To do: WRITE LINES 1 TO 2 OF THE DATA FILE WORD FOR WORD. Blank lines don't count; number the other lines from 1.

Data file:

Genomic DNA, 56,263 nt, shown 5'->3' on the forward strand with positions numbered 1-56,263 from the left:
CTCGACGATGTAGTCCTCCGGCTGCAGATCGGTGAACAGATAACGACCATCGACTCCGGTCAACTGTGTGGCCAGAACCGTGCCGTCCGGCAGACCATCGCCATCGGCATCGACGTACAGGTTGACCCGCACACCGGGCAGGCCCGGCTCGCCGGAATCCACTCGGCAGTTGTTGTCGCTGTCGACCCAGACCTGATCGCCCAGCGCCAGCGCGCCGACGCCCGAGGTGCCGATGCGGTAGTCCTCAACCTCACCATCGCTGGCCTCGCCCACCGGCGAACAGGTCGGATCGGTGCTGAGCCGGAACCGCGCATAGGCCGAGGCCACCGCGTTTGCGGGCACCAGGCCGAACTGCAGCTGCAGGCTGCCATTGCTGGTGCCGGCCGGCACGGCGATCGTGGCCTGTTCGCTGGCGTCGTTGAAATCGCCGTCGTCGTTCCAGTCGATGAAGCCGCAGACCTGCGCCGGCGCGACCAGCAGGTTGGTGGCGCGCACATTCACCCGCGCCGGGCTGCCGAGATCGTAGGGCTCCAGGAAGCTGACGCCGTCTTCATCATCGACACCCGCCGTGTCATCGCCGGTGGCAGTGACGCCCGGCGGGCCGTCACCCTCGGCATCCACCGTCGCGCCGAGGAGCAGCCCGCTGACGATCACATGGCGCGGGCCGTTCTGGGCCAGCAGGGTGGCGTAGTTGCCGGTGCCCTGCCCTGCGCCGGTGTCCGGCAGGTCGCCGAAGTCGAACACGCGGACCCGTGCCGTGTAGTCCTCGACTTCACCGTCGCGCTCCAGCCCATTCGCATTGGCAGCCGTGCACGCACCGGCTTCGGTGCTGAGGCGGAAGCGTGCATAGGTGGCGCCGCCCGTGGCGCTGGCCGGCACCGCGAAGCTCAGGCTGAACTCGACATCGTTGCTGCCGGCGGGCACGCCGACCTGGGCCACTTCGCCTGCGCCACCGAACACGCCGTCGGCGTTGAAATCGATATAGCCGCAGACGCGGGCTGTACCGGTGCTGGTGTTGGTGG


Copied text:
Genomic DNA, 56,263 nt, shown 5'->3' on the forward strand with positions numbered 1-56,263 from the left:
CTCGACGATGTAGTCCTCCGGCTGCAGATCGGTGAACAGATAACGACCATCGACTCCGGTCAACTGTGTGGCCAGAACCGTGCCGTCCGGCAGACCATCGCCATCGGCATCGACGTACAGGTTGACCCGCACACCGGGCAGGCCCGGCTCGCCGGAATCCACTCGGCAGTTGTTGTCGCTGTCGACCCAGACCTGATCGCCCAGCGCCAGCGCGCCGACGCCCGAGGTGCCGATGCGGTAGTCCTCAACCTCACCATCGCTGGCCTCGCCCACCGGCGAACAGGTCGGATCGGTGCTGAGCCGGAACCGCGCATAGGCCGAGGCCACCGCGTTTGCGGGCACCAGGCCGAACTGCAGCTGCAGGCTGCCATTGCTGGTGCCGGCCGGCACGGCGATCGTGGCCTGTTCGCTGGCGTCGTTGAAATCGCCGTCGTCGTTCCAGTCGATGAAGCCGCAGACCTGCGCCGGCGCGACCAGCAGGTTGGTGGCGCGCACATTCACCCGCGCCGGGCTGCCGAGATCGTAGGGCTCCAGGAAGCTGACGCCGTCTTCATCATCGACACCCGCCGTGTCATCGCCGGTGGCAGTGACGCCCGGCGGGCCGTCACCCTCGGCATCCACCGTCGCGCCGAGGAGCAGCCCGCTGACGATCACATGGCGCGGGCCGTTCTGGGCCAGCAGGGTGGCGTAGTTGCCGGTGCCCTGCCCTGCGCCGGTGTCCGGCAGGTCGCCGAAGTCGAACACGCGGACCCGTGCCGTGTAGTCCTCGACTTCACCGTCGCGCTCCAGCCCATTCGCATTGGCAGCCGTGCACGCACCGGCTTCGGTGCTGAGGCGGAAGCGTGCATAGGTGGCGCCGCCCGTGGCGCTGGCCGGCACCGCGAAGCTCAGGCTGAACTCGACATCGTTGCTGCCGGCGGGCACGCCGACCTGGGCCACTTCGCCTGCGCCACCGAACACGCCGTCGGCGTTGAAATCGATATAGCCGCAGACGCGGGCTGTACCGGTGCTGGTGTTGGTGG